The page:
When the Royal Ontario Museum (ROM) opened its Nature of Diamonds show last month, it was almost certain that it would attract a lot of attention. The highlight of the exhibit is a colossal 407.48 carat, flawless kite-shaped stone named the Incomparable Diamond, which is said to be the world’s third-largest. Naturally, the first question that comes to mind to anyone who sees it is: “How much could it possibly be worth?” The problem is that there are no ready answers.
“Pieces like the Incomparable Diamond are extremely rare,” said Derek Teevan, a spokesman for De Beers Canada. “Most fall into categories of their own, as they are…well, incomparable. Because they have unique properties, they are exceedingly difficult to evaluate. All I can say is that we are very happy to have the piece as part of the exhibit.”
The De Beers Canada-sponsored event, on display until March 22, 2009 at the ROM’s Garfield Weston Exhibition Hall, highlights the nature and uses of diamonds in Canada.
The Incomparable Diamond [left] is just one of a stunning array of jewels from around the world that comprise the museum’s walk-in “gem vault.” Other famous pieces include the Princess Mathilde Corsage — a 19th century floral design set with 250 carats of diamonds — as well as a spectacular array of brooches, tiaras and necklaces.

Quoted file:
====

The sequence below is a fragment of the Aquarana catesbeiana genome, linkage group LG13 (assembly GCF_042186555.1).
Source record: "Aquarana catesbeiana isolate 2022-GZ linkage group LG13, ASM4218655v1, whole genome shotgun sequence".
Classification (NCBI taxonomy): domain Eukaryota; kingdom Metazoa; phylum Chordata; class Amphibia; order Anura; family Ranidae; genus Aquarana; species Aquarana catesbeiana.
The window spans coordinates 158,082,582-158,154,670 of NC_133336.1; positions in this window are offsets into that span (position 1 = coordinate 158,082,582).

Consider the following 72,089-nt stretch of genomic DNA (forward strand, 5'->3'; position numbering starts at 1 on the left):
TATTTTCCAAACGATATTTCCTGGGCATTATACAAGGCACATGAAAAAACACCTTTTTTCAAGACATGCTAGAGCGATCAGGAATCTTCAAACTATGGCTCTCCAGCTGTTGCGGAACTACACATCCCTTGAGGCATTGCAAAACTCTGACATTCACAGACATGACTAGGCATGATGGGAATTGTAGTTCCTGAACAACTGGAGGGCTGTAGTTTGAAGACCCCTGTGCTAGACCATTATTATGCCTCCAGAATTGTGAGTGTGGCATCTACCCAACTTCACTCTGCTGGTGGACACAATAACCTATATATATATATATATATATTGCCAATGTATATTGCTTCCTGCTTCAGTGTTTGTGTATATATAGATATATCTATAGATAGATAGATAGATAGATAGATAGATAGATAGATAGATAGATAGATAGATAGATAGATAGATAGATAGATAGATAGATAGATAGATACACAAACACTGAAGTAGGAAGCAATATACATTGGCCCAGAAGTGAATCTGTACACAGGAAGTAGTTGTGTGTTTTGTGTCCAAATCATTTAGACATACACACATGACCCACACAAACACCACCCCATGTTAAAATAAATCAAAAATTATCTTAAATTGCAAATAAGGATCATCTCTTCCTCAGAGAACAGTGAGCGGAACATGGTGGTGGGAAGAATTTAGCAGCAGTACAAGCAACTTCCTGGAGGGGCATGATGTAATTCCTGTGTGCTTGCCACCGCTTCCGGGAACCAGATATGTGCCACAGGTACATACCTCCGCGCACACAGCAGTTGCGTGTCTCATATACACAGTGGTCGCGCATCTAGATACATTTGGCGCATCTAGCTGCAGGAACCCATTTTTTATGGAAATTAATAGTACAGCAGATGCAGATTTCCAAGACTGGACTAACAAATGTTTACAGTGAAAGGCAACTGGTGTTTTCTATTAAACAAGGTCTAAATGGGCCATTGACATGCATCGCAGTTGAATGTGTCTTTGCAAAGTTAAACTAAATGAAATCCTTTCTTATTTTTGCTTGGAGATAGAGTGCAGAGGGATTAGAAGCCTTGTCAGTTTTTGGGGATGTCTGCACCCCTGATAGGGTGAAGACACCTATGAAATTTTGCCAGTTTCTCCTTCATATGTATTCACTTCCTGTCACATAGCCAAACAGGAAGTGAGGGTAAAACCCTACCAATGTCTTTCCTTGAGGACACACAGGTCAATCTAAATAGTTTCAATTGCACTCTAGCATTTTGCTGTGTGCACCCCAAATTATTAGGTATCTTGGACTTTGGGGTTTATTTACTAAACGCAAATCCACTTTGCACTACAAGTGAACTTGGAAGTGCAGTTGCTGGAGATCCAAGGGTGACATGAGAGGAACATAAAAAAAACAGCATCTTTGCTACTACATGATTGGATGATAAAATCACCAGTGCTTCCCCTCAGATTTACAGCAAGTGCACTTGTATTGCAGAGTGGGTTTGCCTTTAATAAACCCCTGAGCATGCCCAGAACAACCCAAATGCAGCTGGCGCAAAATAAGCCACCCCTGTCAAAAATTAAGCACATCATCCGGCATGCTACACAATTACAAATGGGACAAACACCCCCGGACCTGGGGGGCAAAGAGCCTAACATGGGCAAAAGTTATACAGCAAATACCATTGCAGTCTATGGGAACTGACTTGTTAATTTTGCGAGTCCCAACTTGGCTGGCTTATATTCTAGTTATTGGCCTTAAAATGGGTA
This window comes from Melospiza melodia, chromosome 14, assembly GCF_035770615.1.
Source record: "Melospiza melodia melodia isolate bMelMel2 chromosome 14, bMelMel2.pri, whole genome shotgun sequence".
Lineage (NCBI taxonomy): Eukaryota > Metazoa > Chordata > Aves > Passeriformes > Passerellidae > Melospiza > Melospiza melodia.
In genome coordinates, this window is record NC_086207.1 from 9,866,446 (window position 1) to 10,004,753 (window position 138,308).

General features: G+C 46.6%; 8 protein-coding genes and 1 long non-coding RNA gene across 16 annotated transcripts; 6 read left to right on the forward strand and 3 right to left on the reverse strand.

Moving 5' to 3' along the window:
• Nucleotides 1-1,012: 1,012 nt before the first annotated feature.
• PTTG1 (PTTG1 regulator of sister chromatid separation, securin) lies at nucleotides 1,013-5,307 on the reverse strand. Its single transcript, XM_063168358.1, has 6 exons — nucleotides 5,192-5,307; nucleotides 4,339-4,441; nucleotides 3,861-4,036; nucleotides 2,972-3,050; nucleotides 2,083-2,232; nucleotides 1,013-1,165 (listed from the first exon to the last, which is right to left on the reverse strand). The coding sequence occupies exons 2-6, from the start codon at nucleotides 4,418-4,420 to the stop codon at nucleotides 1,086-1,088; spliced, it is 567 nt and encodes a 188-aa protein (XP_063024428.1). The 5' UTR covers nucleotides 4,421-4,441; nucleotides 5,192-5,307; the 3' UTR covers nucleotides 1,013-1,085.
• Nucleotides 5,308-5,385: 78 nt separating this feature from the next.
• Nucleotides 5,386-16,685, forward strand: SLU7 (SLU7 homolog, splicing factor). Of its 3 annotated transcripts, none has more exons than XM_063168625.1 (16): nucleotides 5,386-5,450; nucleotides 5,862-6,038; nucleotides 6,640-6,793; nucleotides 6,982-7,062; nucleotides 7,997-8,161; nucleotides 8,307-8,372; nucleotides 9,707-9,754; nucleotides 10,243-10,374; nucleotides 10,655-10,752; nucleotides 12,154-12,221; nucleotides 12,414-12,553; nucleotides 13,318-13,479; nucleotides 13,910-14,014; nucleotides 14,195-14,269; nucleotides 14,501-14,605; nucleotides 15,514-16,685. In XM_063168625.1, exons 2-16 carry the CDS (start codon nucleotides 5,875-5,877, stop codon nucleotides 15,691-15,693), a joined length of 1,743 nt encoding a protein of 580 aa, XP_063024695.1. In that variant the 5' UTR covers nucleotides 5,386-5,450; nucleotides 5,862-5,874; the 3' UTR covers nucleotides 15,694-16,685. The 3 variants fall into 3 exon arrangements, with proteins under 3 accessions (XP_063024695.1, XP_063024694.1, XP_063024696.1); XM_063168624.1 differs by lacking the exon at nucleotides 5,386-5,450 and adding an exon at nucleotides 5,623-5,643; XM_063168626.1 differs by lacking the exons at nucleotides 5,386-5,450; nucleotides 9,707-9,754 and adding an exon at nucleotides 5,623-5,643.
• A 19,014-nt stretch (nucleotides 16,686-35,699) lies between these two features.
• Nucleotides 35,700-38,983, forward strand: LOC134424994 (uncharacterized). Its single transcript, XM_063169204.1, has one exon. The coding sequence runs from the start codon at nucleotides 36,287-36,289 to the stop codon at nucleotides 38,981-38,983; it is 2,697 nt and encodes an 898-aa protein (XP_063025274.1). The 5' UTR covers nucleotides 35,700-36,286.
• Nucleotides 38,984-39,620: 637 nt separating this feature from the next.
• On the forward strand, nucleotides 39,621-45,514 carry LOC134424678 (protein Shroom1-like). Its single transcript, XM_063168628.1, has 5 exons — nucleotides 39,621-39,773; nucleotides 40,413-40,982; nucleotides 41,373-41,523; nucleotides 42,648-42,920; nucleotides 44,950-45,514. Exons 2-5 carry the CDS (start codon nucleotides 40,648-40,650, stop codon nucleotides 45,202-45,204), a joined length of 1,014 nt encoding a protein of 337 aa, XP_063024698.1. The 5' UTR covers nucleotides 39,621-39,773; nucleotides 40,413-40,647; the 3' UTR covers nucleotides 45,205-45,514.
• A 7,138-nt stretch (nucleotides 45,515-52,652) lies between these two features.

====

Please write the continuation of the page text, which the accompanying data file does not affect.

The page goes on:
The Historical Galleries section illuminates the cultural and historical significance of diamonds, including their role in adornment. Meanwhile, an authentic recreation of a kimberlite mine tunnel gives visitors a sense of the conditions diamond miners face around the world.
“We wanted to give visitors a sense of the history of diamond activity,” said Teevan. “But we also wanted to demonstrate tangibly why diamonds have so piqued the imagination of our ancestors.”
He also said that it is the company’s way of giving back to the community. “The opening of two new De Beers mines in Canada — Snap Lake in the Northwest Territories and Victor in northeastern Ontario — has helped cement this country’s position as the third-largest global producer in value terms, behind Botswana and Russia,” explained Teevan.
Sponsorship of such a prestigious event represents a sizable commitment for De Beers Canada, which is only just starting to generate revenues from the more than $2 billion it has invested in its Canadian mining operations. “This initiative is designed to help position De Beers as the premier diamond company locally and internationally,” said Teevan. “It is also an opportunity to reemphasize our commitment to Canada and to our ongoing program for further diamond discoveries.”
Of course, the Nature of Diamonds show will almost surely generate significant additional benefits beyond the goals set out by De Beers. The irresistible allure of seeing these spectacular jewels up close and personal will almost surely stimulate additional demand for these sparkling gems and help boost Canada’s diamond industry.